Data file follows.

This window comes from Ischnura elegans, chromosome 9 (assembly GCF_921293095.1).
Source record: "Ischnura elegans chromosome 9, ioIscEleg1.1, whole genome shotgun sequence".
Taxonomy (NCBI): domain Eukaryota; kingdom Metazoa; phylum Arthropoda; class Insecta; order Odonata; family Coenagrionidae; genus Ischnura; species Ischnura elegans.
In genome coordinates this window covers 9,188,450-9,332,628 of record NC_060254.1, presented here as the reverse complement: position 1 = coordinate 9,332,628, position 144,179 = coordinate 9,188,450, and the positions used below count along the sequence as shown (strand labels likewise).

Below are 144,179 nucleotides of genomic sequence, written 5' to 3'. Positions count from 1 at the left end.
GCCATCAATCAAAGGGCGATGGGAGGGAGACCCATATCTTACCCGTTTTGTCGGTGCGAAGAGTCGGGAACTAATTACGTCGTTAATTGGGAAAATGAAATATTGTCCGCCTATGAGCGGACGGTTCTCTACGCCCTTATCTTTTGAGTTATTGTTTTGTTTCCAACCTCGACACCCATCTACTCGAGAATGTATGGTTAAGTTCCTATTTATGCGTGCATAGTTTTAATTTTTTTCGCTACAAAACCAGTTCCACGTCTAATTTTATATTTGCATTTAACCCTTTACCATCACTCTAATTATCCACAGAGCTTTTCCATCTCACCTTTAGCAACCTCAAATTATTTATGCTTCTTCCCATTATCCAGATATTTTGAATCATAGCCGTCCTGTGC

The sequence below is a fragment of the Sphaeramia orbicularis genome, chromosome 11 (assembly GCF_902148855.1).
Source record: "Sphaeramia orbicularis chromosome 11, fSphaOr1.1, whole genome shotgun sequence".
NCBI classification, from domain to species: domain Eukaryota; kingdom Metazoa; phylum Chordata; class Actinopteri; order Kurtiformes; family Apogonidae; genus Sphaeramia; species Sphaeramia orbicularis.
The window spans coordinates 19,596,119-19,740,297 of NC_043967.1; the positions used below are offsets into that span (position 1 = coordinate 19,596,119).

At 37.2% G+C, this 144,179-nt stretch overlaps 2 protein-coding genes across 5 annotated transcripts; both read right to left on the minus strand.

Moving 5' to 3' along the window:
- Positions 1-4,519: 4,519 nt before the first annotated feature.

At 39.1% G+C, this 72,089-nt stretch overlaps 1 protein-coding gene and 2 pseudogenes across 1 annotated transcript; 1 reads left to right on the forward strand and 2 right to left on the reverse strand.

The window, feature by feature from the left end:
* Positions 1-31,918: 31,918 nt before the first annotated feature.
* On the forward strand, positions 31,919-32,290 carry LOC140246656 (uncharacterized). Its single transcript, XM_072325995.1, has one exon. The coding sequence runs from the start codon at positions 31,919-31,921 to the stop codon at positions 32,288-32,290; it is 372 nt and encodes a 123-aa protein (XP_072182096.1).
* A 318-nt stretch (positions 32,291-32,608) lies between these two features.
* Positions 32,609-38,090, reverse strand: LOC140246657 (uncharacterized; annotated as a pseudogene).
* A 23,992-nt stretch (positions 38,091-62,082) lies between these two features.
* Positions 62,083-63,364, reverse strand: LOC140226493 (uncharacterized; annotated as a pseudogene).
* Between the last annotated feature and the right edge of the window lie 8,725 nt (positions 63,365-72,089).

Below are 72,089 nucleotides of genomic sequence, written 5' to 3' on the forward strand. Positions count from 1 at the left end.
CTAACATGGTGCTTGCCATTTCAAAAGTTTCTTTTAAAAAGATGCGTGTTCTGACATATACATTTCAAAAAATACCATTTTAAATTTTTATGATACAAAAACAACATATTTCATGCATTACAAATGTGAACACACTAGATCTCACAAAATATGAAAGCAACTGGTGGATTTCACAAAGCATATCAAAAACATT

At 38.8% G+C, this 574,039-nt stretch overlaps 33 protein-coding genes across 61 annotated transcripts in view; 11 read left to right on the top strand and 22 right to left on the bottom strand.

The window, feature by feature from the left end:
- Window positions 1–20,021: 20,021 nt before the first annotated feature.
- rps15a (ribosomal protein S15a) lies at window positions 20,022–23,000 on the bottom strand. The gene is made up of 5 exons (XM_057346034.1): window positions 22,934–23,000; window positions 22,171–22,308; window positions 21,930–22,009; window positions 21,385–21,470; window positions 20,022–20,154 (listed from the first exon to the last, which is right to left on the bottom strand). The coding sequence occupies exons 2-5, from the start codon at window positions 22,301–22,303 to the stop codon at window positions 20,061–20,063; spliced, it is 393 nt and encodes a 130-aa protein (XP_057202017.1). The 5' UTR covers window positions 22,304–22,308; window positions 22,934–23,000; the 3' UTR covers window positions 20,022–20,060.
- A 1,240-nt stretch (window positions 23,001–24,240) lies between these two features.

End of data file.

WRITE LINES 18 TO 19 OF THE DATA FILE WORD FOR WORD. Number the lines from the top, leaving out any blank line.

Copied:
* A 318-nt stretch (positions 32,291-32,608) lies between these two features.
* Positions 32,609-38,090, reverse strand: LOC140246657 (uncharacterized; annotated as a pseudogene).